333 Continental Boulevard
Mattel is a consumer products company in the business of building brand equity. The company's core franchises of Barbie, Fisher-Price, Disney, Sesame Street, and Hot Wheels rank among the most powerful brands in the world.
The world's largest toy company, Mattel, Inc. designs, manufactures, markets, and distributes a wide variety of toy products in 150 countries. The company's products comprise a number of core toy lines, including Barbie dolls, clothing, and accessories; Hot Wheels toy die-cast vehicles; Disney merchandise; the American Girl Collection of books, dolls, clothing, and accessories; Fisher-Price toys; See 'N Say talking toys; a line of large dolls, including the Cabbage Patch Kids; and games like Scrabble and UNO. Mattel's toys are produced in manufacturing facilities in the United States, the United Kingdom, China, Malaysia, Mexico, Italy, and Indonesia and have delighted generations of children throughout the world.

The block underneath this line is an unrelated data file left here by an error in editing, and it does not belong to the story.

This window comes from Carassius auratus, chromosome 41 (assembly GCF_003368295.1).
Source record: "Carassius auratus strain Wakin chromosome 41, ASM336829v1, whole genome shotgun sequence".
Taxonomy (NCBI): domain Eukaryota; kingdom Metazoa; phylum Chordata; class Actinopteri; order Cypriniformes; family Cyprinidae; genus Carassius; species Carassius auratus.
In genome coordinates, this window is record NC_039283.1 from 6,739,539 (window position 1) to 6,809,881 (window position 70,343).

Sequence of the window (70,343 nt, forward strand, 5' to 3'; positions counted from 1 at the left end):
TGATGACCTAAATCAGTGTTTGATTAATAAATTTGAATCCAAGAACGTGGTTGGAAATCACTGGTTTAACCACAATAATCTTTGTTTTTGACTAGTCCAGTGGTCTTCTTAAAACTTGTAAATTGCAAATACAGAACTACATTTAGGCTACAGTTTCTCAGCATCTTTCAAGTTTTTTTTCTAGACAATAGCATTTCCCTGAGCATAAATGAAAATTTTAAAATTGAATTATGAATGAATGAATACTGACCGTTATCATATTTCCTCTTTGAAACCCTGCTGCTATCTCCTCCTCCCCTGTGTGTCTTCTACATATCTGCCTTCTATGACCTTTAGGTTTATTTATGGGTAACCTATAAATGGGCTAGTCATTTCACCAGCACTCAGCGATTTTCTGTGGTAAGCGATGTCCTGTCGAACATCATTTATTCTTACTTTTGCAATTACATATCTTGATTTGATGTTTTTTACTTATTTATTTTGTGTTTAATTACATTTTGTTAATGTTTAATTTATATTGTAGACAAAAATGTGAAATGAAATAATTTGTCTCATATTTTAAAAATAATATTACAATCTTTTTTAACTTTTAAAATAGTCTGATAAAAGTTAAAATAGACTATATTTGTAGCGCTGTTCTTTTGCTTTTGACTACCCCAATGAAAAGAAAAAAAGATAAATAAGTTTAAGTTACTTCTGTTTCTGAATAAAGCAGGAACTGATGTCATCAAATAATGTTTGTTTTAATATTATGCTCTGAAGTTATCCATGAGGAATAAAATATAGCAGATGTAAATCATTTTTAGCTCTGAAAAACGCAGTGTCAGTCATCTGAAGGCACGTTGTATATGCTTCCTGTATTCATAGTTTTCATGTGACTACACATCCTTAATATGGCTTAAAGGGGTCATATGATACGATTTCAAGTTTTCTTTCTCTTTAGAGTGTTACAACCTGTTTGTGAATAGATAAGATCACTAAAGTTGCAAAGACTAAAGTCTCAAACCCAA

From Picture Frames to Toys: 1944-49
Mattel was founded in 1944 by Elliot and Ruth Handler. The youngest of ten children of Polish immigrants, Ruth was a secretary for Paramount Pictures in Los Angeles when she married Elliot Handler, an industrial engineer. Handler started out designing light fixtures but soon began making furniture to sell out of his garage. The business attracted four partners and quickly rose to become a $2 million enterprise making giftware and costume jewelry. By 1945 Elliot Handler grew restless and wanted a new business approach to remain competitive in the fast-changing postwar world. Handler's plans led to a dispute with his partners and he sold his interest in the company at a loss. Meanwhile, in 1944 Ruth hooked up with an old friend, Harold Matson, and they started Mattel Creations, with Elliott designing products. The name Mattel was formed by combining Matson's last name with Handler's first name. Ill health soon forced Matson to sell out.
Mattel first entered the picture frame business using scrap plastic and wood. With the leftover wood slats and plastic, Handler designed doll house furniture. Matson manufactured and Ruth Handler formed a simple sales organization, and the company was off to a winning start. In its first year the company pulled in $100,000, netting $30,000.